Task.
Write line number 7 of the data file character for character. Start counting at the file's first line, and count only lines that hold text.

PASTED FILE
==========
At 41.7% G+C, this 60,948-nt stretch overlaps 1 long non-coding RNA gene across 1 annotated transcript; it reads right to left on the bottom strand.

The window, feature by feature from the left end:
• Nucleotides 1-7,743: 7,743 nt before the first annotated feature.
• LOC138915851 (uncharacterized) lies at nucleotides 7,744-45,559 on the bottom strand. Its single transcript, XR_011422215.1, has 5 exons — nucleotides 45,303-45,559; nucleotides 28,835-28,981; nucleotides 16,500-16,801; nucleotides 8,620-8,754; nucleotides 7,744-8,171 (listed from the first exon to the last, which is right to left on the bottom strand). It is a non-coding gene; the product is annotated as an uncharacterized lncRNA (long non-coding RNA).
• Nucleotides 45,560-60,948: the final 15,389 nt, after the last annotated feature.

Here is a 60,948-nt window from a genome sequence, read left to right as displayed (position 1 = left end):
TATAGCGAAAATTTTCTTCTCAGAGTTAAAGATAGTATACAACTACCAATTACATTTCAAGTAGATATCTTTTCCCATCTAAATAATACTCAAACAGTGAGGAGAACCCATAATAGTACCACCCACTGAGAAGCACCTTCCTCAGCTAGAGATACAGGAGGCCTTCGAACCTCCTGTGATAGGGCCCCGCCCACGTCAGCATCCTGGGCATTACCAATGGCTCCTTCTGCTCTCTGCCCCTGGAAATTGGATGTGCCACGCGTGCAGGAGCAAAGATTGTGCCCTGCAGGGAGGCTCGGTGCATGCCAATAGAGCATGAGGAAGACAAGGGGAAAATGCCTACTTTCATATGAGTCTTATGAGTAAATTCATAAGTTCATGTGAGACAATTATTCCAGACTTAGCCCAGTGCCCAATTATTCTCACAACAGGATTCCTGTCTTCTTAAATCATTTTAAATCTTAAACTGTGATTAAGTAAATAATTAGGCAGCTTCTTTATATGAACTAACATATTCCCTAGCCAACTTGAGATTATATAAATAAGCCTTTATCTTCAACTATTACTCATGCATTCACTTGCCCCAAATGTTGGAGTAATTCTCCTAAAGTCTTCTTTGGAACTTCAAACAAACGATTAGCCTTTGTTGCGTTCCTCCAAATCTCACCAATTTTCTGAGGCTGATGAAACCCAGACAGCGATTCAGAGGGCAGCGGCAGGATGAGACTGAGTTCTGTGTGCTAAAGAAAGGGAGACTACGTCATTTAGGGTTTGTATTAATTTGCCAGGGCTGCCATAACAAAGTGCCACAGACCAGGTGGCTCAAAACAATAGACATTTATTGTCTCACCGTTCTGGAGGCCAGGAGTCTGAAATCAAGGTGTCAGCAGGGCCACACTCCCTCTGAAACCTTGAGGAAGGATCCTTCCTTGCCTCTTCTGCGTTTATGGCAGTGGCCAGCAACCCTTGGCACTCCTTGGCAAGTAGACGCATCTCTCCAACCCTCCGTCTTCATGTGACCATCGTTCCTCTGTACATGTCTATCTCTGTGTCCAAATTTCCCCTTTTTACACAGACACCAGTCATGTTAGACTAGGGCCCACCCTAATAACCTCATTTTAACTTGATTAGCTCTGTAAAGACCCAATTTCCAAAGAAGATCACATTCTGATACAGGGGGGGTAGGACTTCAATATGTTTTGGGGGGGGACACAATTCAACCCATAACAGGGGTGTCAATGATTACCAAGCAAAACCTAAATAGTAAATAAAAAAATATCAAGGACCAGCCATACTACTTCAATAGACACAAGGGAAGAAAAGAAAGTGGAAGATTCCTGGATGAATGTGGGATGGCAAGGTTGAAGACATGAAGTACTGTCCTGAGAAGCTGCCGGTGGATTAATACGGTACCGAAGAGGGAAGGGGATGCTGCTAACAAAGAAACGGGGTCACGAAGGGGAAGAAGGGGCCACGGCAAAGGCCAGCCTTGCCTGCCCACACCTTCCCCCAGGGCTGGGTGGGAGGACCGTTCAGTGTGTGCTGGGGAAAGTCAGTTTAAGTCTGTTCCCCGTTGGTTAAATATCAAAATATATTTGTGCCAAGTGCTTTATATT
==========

TATAGCGAAAATTTTCTTCTCAGAGTTAAAGATAGTATACAACTACCAATTACATTTCAAGTAGATATCTTTTCCCATCTAAATAATACTCAAACAGTGAGGAGAACCCATAATAGTACCACCCACTGAGAAGCACCTTCCTCAGCTAGAGATACAGGAGGCCTTCGAACCTCCTGTGATAGGGCCCCGCCCACGTCAGCATCCTGGGCATTACCAATGGCTCCTTCTGCTCTCTGCCCCTGGAAATTGGATGTGCCACGCGTGCAGGAGCAAAGATTGTGCCCTGCAGGGAGGCTCGGTGCATGCCAATAGAGCATGAGGAAGACAAGGGGAAAATGCCTACTTTCATATGAGTCTTATGAGTAAATTCATAAGTTCATGTGAGACAATTATTCCAGACTTAGCCCAGTGCCCAATTATTCTCACAACAGGATTCCTGTCTTCTTAAATCATTTTAAATCTTAAACTGTGATTAAGTAAATAATTAGGCAGCTTCTTTATATGAACTAACATATTCCCTAGCCAACTTGAGATTATATAAATAAGCCTTTATCTTCAACTATTACTCATGCATTCACTTGCCCCAAATGTTGGAGTAATTCTCCTAAAGTCTTCTTTGGAACTTCAAACAAACGATTAGCCTTTGTTGCGTTCCTCCAAATCTCACCAATTTTCTGAGGCTGATGAAACCCAGACAGCGATTCAGAGGGCAGCGGCAGGATGAGACTGAGTTCTGTGTGCTAAAGAAAGGGAGACTACGTCATTTAGGGTTTGTATTAATTTGCCAGGGCTGCCATAACAAAGTGCCACAGACCAGGTGGCTCAAAACAATAGACATTTATTGTCTCACCGTTCTGGAGGCCAGGAGTCTGAAATCAAGGTGTCAGCAGGGCCACACTCCCTCTGAAACCTTGAGGAAGGATCCTTCCTTGCCTCTTCTGCGTTTATGGCAGTGGCCAGCAACCCTTGGCACTCCTTGGCAAGTAGACGCATCTCTCCAACCCTCCGTCTTCATGTGACCATCGTTCCTCTGTACATGTCTATCTCTGTGTCCAAATTTCCCCTTTTTACACAGACACCAGTCATGTTAGACTAGGGCCCACCCTAATAACCTCATTTTAACTTGATTAGCTCTGTAAAGACCCAATTTCCAAAGAAGATCACATTCTGATACAGGGGGGGTAGGACTTCAATATGTTTTGGGGGGGGACACAATTCAACCCATAACAGGGGTGTCAATGATTACCAAGCAAAACCTAAATAGTAAATAAAAAAATATCAAGGACCAGCCATACTACTTCAATAGACACAAGGGAAGAAAAGAAAGTGGAAGATTCCTGGATGAATGTGGGATGGCAAGGTTGAAGACATGAAGTACTGTCCTGAGAAGCTGCCGGTGGATTAATACGGTACCGAAGAGGGAAGGGGATGCTGCTAACAAAGAAACGGGGTCACGAAGGGGAAGAAGGGGCCACGGCAAAGGCCAGCCTTGCCTGCCCACACCTTCCCCCAGGGCTGGGTGGGAGGACCGTTCAGTGTGTGCTGGGGAAAGTCAGTTTAAGTCTGTTCCCCGTTGGTTAAATATCAAAATATATTTGTGCCAAGTGCTTTATATT